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IACH Focus on Leukemia 2020 | The need for new treatment regimens in older AML patients

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Farhad Ravandi

Farhad Ravandi, MD, University of Texas MD Anderson Cancer Center, Houston, TX, discusses problems treating older patients with acute myeloid leukemia (AML). The majority of AML patients are over 60 years old. For many decades, the only treatment strategy for AML included the use of cytarabine, anthracycline and idarubicin. However, as patients get older, they are less able to tolerate chemotherapy and therefore that regimen has been associated with high toxicity, morbidity and mortality. Therefore, there is a need to develop a new treatment regimen that is low in toxicity but still as clinically effective. Additionally, Dr Ravandi discusses the combination of hypomethylating agents, such as azacitidine and decitabine, with venetoclax. This interview took place during the 2020 Annual Meeting of the International Academy for Clinical Hematology (IACH).

Transcript (edited for clarity)

For the majority of patients with AML are older and the vast majority are above the age of 60 and 65. So, for many decades now we have had only one strategy in treating any AML and that was a combination of cytarabine and an Anthracycline, either daunorubicin or either idarubicin. We have used that in our older patients as well and this is across the board in U.S. and Europe. They typically have used this 3+7 regimen, but unfortunately, as we get older, our ability to tolerate chemotherapy gets less and giving that kind of regimen to older patients has been associated with significant toxicity and morbidity and mortality...

For the majority of patients with AML are older and the vast majority are above the age of 60 and 65. So, for many decades now we have had only one strategy in treating any AML and that was a combination of cytarabine and an Anthracycline, either daunorubicin or either idarubicin. We have used that in our older patients as well and this is across the board in U.S. and Europe. They typically have used this 3+7 regimen, but unfortunately, as we get older, our ability to tolerate chemotherapy gets less and giving that kind of regimen to older patients has been associated with significant toxicity and morbidity and mortality. So our department in particular and other groups have been interested in developing less toxic and yet, as effective regimens for older patients. Of course, the biggest problem are the very old, over the age of 75 and with significant comorbidities and for those we’ve been using essentially single-agent hypomethylating agents over the last two decades.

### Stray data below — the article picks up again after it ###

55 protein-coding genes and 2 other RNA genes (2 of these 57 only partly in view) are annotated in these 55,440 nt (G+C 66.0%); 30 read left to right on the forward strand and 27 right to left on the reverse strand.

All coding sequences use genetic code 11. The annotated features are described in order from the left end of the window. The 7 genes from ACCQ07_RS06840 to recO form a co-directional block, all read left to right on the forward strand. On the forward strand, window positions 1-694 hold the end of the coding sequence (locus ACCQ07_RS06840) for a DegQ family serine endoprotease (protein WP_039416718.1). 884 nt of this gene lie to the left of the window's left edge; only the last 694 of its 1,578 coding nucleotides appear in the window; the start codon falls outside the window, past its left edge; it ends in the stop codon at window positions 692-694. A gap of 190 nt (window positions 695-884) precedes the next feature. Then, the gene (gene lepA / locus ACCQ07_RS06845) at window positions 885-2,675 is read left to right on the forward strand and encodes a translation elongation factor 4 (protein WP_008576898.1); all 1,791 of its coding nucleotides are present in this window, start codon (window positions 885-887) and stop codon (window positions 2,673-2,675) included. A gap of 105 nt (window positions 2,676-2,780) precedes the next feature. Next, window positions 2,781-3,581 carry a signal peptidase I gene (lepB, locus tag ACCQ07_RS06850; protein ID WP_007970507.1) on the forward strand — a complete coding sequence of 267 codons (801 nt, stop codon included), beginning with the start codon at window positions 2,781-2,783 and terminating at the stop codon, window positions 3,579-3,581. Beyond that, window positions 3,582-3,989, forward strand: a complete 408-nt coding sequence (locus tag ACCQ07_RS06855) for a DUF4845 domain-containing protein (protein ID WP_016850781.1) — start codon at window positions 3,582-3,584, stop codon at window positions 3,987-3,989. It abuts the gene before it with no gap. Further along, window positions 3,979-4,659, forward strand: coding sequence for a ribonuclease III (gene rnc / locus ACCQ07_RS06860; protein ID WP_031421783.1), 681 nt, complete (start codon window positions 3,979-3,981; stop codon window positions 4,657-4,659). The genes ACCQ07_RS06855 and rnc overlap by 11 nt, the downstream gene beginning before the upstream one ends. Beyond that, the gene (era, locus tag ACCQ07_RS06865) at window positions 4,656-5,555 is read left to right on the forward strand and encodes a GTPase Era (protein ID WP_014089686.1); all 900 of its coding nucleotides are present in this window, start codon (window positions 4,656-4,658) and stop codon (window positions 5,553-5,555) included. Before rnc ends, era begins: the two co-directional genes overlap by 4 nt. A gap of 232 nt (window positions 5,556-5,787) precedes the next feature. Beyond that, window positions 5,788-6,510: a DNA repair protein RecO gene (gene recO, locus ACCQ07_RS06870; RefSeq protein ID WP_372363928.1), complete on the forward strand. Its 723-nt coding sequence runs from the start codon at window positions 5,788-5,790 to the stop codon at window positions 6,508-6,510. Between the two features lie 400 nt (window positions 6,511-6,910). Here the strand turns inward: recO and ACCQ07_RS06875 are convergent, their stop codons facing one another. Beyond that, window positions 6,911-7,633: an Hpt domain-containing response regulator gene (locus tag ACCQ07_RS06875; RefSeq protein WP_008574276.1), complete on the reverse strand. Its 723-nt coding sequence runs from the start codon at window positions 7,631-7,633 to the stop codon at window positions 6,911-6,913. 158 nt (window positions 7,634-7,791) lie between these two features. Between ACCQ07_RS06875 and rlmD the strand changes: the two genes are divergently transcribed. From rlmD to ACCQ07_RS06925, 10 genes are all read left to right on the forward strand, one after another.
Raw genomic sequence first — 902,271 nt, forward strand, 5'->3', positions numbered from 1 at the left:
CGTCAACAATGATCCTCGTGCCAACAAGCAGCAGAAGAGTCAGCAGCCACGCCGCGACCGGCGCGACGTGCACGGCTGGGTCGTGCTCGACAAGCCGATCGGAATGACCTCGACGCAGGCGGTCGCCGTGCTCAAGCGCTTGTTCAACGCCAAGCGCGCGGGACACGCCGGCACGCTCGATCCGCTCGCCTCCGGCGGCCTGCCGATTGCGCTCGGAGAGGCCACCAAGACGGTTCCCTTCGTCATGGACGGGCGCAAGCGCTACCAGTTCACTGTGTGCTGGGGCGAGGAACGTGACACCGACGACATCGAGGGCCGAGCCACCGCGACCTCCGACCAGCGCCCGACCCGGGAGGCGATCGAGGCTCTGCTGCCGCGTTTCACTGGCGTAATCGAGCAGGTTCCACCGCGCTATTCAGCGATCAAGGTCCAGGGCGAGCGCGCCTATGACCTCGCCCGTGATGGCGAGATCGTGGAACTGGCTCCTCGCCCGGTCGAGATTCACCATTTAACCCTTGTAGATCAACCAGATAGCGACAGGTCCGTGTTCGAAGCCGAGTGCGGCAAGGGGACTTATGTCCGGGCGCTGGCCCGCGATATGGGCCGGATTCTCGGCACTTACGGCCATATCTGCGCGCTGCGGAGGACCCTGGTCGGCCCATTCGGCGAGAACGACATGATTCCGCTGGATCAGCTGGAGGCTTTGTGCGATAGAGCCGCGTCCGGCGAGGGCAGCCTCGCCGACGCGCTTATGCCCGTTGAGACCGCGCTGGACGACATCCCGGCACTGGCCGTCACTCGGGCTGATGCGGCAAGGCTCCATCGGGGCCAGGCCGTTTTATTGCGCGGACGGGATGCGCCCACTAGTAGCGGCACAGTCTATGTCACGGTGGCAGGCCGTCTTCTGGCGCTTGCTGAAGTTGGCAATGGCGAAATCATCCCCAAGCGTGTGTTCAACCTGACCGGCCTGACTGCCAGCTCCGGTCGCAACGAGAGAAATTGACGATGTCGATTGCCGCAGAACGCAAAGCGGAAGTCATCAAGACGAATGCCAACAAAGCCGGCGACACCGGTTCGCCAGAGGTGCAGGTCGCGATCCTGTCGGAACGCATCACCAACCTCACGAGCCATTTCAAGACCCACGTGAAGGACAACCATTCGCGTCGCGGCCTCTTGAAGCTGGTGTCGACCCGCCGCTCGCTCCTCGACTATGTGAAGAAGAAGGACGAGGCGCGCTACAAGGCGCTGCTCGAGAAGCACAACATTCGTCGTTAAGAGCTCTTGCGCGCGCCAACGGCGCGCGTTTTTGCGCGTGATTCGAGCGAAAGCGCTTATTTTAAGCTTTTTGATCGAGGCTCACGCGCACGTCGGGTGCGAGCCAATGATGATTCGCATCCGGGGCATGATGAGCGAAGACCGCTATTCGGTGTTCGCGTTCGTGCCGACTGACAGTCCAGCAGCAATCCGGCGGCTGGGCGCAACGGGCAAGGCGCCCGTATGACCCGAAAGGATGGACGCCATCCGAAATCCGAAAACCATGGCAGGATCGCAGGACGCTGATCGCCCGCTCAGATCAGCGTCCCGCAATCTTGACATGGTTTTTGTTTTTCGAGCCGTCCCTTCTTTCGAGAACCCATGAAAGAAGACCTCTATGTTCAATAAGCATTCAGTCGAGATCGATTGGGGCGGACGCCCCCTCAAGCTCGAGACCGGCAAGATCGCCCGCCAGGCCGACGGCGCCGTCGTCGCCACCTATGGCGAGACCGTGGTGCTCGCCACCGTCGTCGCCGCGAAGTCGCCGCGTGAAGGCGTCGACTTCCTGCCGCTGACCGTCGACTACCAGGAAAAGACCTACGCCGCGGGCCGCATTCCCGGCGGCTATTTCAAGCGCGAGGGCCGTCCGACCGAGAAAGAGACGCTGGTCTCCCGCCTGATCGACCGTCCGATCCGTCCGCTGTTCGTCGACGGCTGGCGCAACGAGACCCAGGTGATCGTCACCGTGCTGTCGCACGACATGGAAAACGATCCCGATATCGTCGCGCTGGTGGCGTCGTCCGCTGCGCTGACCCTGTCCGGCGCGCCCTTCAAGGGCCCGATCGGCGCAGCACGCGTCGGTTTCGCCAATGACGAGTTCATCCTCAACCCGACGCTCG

This is not the best option, because single-agent hypomethylating agents, like azacitidine or decitabine are only associated with about 20 to 30% response rate. They’re much better tolerated, but you know, of course, you want to have a regimen that is well tolerated, but also is highly effective. Now with the introduction of venetoclax we are getting there. So the combination of azacitidine and venetoclax has clearly been shown to be superior to single-agent azacitidine. We’ve also done strategies combining decitabine plus venetoclax, and this has become the standard of care for what they call older and unfit AML at the moment. And the question is, can this be expanded to more fit and younger AML patients? And I think that will be the question of the future.

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